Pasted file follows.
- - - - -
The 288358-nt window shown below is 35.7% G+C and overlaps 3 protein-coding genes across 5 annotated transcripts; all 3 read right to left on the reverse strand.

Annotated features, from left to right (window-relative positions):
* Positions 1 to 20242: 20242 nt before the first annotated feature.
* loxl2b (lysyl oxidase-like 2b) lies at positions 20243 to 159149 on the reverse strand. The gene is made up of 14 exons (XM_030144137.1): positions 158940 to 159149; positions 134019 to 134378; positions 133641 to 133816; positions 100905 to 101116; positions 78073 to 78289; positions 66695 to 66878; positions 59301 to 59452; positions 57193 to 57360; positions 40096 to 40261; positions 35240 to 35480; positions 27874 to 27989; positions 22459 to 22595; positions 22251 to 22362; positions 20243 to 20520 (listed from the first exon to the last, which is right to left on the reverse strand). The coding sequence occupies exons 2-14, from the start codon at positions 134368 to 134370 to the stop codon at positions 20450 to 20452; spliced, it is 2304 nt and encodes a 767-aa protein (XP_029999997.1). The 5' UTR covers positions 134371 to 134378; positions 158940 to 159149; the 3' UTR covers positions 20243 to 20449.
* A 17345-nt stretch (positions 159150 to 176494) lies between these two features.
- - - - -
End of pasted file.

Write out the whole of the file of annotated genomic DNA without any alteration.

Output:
The 288358-nt window shown below is 35.7% G+C and overlaps 3 protein-coding genes across 5 annotated transcripts; all 3 read right to left on the reverse strand.

Annotated features, from left to right (window-relative positions):
* Positions 1 to 20242: 20242 nt before the first annotated feature.
* loxl2b (lysyl oxidase-like 2b) lies at positions 20243 to 159149 on the reverse strand. The gene is made up of 14 exons (XM_030144137.1): positions 158940 to 159149; positions 134019 to 134378; positions 133641 to 133816; positions 100905 to 101116; positions 78073 to 78289; positions 66695 to 66878; positions 59301 to 59452; positions 57193 to 57360; positions 40096 to 40261; positions 35240 to 35480; positions 27874 to 27989; positions 22459 to 22595; positions 22251 to 22362; positions 20243 to 20520 (listed from the first exon to the last, which is right to left on the reverse strand). The coding sequence occupies exons 2-14, from the start codon at positions 134368 to 134370 to the stop codon at positions 20450 to 20452; spliced, it is 2304 nt and encodes a 767-aa protein (XP_029999997.1). The 5' UTR covers positions 134371 to 134378; positions 158940 to 159149; the 3' UTR covers positions 20243 to 20449.
* A 17345-nt stretch (positions 159150 to 176494) lies between these two features.